Having a well-trained dog makes life much easier for both the dog, the dog owner and the family.
The dog knows the rules, so it doesn’t get in trouble and is much less likely to be hurt.
For dog owners, it means they have to spend much less time dealing with a disobedient dog and more time enjoying the more fun parts of having a dog in their life.
One great example of this is learning how to train your dog to lie and stay in its bed (or a similar place such as a crate or sleeping mat).
You might have visitors coming round to visit, you might be lifting a hot dish out of the oven, or your dog might have been naughty, and you want them to go and calm down.
For any situation like this, having a command cue that will send them to their bed and then keep them in that spot can be really useful for a dog owner.
So we created a step-by-step guide to answer this question and to help you to teach your dog to learn how to do this.
Training Your Dog to Stay in Their Dog Bed
As with always dog training, this will take some practice, some patience, and lots of repetition, over a few regular training sessions.
Also, for this and other times, you are training your dog; consistency and rewarding the correct behavior with both praise and treats are essential.
Here is the process of training a dog to stay in its bed:
- You need your dog, the dog’s bed, and some treats. The room should be quiet, with no other family members or pets. You should also get rid of your dog’s toys and any chews or bones they might have lying around. The bed should be in its usual place in the house.
- Call him or her onto the bed using treats.
- Tell the dog to lie down.
- Reward them for lying down with a treat. BUT place it on the bed for them to eat, don’t just pop it in their mouth.
- After a short pause, use a command to get off the bed “get up” or something similar. Encourage them to get off the dog bed as they won’t understand this command at first.
- Repeat this process a good few times until it feels really easy.
- The next step is to stand close to the bed the same way as before, but do not call them over.
- If the dog lies down on the bed, give them lots of praise and place another treat on the bed.
- If the dog doesn’t do this automatically, go back to step 2 and repeat a few more times.
- Once you can get the dog to lie down on their bed (in its usual place) without you needing to call them over, you can start using a command such as “get in your bed.”
- Say this every-time they lie on the bed, then repeat, giving them the treat on the bed as a reward.
- It would be best to do this step multiple times until it is really easy to get the dog to lie on their bed on command.
- You can try making it harder by starting further and further away from the dog bed. Please start at the far end of the room, then try doing it from outside the room, then from other rooms in the house.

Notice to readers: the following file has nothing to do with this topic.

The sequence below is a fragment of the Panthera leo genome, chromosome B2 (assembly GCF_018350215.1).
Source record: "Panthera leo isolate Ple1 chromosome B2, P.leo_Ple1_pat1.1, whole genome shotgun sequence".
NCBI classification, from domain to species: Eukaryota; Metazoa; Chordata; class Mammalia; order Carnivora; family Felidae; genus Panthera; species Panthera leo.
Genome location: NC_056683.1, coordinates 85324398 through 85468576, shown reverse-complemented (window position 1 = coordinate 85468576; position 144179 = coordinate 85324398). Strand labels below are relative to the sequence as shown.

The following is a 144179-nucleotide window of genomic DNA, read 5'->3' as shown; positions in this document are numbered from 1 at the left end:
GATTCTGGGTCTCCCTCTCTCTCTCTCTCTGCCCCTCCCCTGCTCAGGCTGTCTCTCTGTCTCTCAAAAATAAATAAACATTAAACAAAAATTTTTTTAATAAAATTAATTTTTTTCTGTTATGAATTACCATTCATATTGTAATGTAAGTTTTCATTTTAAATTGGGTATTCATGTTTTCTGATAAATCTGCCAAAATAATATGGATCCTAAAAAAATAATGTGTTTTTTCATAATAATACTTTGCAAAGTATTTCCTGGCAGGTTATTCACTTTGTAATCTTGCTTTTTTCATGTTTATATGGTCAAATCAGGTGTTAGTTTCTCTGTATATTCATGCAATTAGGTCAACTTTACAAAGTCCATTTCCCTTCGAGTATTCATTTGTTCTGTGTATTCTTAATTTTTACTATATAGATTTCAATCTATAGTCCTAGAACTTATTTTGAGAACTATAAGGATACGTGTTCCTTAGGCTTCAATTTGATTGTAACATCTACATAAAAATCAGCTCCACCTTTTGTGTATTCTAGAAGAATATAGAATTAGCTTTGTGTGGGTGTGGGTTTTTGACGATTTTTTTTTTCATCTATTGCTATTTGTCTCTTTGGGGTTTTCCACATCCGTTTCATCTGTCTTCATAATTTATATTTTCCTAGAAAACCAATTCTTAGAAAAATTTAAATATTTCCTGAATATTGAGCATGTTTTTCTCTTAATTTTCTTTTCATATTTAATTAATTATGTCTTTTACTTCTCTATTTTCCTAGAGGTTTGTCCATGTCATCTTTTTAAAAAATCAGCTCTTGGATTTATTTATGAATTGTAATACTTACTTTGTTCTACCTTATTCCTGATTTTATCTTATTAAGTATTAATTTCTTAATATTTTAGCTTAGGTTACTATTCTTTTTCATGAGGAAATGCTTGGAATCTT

- The final step is to train him or her to stay in their bed once they get there. Use your normal command to get the dog to lie down on their bed, then stand next to them. When they try to get up, repeat the command to use to get them on the bed. Or, if they are familiar with the “stay” command, you can use this.
- Again repeat this step with plenty of treats, do it until they realize that they are not going anywhere anytime soon, and relax into their bedding.
- Remember, the release word is there to let them up off the bed. It would help if you used it during the training process so that you can gain total control over when your dog gets on and off the bed.
Another thing to consider as part of your training is the resting process for dogs. This is actually a very interesting read!
What if You Struggle at Any Point in the Process?
It is to be expected that your dog may not understand this right away, and it will take time and patience for them to understand and accept what you want them to do.
Taking a break, giving them some playtime, some love, and attention before going back to the training can really help with sticking points.
Also, keep each training session short. Ten minutes every single day would be a lot more effective than one long session per week.
Remember, too, that the size of the bed might affect the dog’s ability to stay in it. Especially in the case of the bed being way too small for the dog. If you need an idea of measuring the right bed for the dog, the handy guide can be found here.
What About the Treats?
Once the dog is very easily getting on and then staying on their bed (or on their crate mat), you can slowly stop giving them treats every time.
Slowly wean them off the idea that they will get treats while reinforcing the commands and associated behavior patterns.
Some More Advice
A short video with more advice on how to get your dog to go to a place (such as a bed, crate, mat, or sleeping spot) and stay there:
After a few weeks or so of regular training, you should now be in a place where your dog will go to their bed, lie down and stay until told that they can get off—all without using any treats to make them do it.
You can now make things even harder by putting dog beds into different rooms and putting yourself in different rooms.
Anything (such as changing the place) that challenges the dog to work a bit harder is great and will help reinforce the habituation.
You can now enjoy the fact that you can command your dog to go to bed, making them much easier to live with and (easier to get the dog to sleep).
Note – You can also do this with clicker training, but that’s a whole different topic that we will cover in another post.
Thanks for reading. We hope this post helped answer your question that you now feel more confident as a dog trainer, and good luck with it!